239-489-3600

Receiverships

In light of our current economy and the effect of high vacancies, tenants vacating prior to the end of their term, commercial owners overleveraging their properties, it is becoming more common for the courts to appoint a Receiver to step in between the borrower and lender to mange during a hold, lease, market and dispose of an asset during the litigation process. This decision is becoming more prominent with lenders in our market as the number of commercial properties slip into foreclosure status. Pamela Van Vleck, one of the primary principals of CPSWFL has acted as a court appointed receiver for commercial assets throughout southwest Florida, in areas from Fort Myers up to Orlando, FL.

Receivers are typically appointed by the court as a ‘neutral fiduciary’ or recommended by the lender as plaintiff. Receiverships can be done on a state or federal level. The Receivers duty is to control assets, businesses and other real properties involved in litigation in order to preserve them during the pending outcome of said litigation. The court of jurisdiction is typically the circuit court in the county where the commercial property is located.

Specific court language refers to a ‘receiver’ as the hands and eyes of the court, thereby carrying out any necessary actions to preserve the assets of the receivership estate. The Receiver is not a representative or agent for the party owning these assets or the plaintiff, who is typically the lender; but rather, a Receiver is granted powers as an officer of the court to benefit all parties involved in the litigation. Receivers are typically required to hold and manage the businesses and assets in question, or sell the assets for liquidation.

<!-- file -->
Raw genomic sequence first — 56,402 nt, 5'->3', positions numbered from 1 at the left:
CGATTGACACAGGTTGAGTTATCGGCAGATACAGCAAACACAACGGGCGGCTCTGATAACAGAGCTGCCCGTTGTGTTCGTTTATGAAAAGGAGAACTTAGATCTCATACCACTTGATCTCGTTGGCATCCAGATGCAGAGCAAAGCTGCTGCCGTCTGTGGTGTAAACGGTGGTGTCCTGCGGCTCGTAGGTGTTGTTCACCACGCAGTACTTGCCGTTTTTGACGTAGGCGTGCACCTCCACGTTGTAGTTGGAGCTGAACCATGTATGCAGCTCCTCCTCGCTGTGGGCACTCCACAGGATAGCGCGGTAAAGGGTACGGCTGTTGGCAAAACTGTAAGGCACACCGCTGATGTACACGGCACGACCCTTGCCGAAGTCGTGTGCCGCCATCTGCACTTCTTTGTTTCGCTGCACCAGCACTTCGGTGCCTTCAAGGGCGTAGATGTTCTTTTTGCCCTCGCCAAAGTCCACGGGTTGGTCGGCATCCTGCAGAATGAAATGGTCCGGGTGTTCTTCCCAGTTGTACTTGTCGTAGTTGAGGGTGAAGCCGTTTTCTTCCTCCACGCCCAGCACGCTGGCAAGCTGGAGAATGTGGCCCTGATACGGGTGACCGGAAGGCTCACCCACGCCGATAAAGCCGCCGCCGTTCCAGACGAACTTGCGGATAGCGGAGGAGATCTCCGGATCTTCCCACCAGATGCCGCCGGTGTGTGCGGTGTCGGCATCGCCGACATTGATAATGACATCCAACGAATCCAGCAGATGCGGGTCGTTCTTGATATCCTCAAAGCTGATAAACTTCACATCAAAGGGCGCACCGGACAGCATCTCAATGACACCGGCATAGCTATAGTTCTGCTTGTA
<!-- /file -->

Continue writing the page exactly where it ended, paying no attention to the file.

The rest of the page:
Courts may ask the Receiver as a neutral fiduciary to research past accounting records, discover and search for hidden assets or conduct forensic accounting searches. Receivers often have to hire other experts for a particular task, i.e. leasing agent, property management, etc. Any party refusing to provide required information for the court could result in contempt proceedings against the refusing party.

Receivers are paid with the estate in question’s assets, which also relieves a party to the legation. Receivers are typically compensated on an hourly fee plus expense basis, or an agreed upon flat fee paid monthly. Appointing a Receiver is financially advantageous to the court as well, as any requests given the receiver and numerous court appearances by the parties to the litigation.

Receivership comes to an immediate halt when a bankruptcy action is declared. Due to a potential conflict of interest, the bankruptcy trustee cannot appoint the same Receiver already in place.

Ideas into Action